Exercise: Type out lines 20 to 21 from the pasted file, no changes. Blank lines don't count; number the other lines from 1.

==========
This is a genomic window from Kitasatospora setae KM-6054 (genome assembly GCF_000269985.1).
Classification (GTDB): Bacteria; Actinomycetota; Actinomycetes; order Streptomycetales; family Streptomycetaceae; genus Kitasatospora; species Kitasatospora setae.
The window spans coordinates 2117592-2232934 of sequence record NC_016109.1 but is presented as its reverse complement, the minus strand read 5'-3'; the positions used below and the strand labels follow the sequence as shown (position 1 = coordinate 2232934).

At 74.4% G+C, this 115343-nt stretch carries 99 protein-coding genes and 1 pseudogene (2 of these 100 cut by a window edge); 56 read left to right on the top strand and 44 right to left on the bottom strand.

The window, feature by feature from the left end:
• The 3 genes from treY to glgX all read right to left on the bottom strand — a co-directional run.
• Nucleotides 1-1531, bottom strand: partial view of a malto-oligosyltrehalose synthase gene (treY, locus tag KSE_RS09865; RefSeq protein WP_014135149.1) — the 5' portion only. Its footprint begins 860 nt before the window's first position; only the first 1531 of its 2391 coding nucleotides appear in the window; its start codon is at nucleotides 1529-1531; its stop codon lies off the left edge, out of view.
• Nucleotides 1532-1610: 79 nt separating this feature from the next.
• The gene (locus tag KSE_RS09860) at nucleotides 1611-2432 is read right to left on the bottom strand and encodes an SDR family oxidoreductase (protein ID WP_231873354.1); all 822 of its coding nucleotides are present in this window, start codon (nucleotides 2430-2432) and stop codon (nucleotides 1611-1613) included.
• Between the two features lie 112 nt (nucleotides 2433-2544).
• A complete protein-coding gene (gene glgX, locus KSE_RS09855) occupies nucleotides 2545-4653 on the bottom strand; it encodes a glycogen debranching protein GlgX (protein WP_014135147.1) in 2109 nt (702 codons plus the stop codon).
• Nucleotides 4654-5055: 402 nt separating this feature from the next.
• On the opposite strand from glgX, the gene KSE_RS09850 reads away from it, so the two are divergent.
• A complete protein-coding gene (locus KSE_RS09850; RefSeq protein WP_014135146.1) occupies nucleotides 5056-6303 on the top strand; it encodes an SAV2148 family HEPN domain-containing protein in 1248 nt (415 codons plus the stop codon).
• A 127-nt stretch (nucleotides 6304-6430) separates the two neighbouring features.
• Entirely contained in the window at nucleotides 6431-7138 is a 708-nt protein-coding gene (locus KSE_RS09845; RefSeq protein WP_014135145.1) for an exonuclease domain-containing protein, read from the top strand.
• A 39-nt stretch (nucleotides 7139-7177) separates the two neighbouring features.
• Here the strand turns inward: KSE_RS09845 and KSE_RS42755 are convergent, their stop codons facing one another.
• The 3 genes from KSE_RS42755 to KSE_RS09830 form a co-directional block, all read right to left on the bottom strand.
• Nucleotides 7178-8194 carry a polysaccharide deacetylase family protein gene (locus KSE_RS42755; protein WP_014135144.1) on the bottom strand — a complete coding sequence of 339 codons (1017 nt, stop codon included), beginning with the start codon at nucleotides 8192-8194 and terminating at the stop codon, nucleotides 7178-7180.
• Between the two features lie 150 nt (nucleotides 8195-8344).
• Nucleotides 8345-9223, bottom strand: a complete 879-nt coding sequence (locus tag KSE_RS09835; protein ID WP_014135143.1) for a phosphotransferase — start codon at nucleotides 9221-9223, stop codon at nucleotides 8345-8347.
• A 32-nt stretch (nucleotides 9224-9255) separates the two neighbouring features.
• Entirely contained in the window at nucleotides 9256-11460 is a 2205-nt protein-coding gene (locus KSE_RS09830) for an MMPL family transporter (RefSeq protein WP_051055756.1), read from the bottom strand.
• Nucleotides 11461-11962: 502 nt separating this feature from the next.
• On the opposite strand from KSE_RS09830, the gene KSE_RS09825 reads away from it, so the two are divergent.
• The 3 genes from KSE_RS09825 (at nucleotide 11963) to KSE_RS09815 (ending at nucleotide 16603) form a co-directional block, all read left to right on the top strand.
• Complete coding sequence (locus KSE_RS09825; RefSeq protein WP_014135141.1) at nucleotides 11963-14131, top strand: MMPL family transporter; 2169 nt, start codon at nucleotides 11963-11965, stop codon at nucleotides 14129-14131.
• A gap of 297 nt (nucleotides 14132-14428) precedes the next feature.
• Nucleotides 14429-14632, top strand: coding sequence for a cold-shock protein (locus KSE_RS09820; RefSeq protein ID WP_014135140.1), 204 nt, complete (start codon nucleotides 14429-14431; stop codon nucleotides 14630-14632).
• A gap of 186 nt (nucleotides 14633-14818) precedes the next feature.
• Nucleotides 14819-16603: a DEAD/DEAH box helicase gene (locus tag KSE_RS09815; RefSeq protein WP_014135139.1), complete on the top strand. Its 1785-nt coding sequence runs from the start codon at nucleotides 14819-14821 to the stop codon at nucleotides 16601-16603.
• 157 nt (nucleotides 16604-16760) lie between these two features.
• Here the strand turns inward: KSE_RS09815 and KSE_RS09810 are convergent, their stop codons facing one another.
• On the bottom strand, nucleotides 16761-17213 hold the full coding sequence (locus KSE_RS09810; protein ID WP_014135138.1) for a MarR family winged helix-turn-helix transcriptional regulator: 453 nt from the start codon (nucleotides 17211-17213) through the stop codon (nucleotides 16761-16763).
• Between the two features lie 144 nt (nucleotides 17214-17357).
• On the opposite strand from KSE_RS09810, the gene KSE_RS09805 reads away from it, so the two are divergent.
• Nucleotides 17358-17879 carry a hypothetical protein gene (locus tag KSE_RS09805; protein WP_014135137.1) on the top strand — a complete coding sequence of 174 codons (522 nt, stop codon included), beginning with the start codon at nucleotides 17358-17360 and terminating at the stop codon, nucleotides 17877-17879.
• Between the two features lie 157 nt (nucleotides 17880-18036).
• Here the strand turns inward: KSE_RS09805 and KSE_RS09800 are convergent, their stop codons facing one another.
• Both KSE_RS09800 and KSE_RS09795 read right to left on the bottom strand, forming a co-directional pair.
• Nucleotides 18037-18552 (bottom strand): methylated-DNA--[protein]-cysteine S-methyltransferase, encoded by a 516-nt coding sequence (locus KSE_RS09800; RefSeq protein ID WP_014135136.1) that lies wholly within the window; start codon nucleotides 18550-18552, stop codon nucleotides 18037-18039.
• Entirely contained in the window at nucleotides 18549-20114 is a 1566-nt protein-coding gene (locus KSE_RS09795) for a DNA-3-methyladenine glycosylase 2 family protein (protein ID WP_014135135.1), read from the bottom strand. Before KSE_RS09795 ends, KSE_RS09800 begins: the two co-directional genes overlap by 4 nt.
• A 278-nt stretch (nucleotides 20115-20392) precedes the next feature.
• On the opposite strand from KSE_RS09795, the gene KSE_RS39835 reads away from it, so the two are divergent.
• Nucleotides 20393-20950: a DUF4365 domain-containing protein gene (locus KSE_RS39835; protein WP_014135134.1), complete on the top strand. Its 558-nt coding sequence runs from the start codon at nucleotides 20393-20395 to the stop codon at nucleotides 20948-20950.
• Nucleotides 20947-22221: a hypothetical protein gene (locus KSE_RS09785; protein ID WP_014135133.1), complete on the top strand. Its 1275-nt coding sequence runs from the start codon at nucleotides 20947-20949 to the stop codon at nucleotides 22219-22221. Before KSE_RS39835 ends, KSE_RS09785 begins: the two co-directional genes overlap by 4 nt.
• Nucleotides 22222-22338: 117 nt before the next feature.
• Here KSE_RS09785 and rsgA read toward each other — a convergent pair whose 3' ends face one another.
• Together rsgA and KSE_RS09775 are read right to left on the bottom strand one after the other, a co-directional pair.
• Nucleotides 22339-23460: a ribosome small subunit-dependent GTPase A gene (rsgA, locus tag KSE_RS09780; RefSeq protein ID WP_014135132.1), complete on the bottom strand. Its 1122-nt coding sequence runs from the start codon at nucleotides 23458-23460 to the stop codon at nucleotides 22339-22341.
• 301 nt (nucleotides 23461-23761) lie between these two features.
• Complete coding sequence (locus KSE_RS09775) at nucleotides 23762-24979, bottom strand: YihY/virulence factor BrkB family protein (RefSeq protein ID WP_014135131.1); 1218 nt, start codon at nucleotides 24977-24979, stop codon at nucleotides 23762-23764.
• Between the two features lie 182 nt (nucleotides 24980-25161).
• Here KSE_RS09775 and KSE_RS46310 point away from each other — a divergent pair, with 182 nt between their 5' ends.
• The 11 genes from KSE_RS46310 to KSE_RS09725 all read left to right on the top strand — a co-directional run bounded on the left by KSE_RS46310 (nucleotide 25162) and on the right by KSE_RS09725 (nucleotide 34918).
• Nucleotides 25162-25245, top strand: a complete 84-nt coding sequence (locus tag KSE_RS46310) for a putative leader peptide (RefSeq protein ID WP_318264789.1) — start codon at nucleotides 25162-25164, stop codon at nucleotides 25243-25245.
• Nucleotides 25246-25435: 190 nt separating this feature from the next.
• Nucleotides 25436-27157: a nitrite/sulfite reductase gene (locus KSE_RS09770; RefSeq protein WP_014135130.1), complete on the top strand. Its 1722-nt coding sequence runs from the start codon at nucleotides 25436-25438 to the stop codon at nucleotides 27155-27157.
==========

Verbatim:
• Nucleotides 7178-8194 carry a polysaccharide deacetylase family protein gene (locus KSE_RS42755; protein WP_014135144.1) on the bottom strand — a complete coding sequence of 339 codons (1017 nt, stop codon included), beginning with the start codon at nucleotides 8192-8194 and terminating at the stop codon, nucleotides 7178-7180.
• Between the two features lie 150 nt (nucleotides 8195-8344).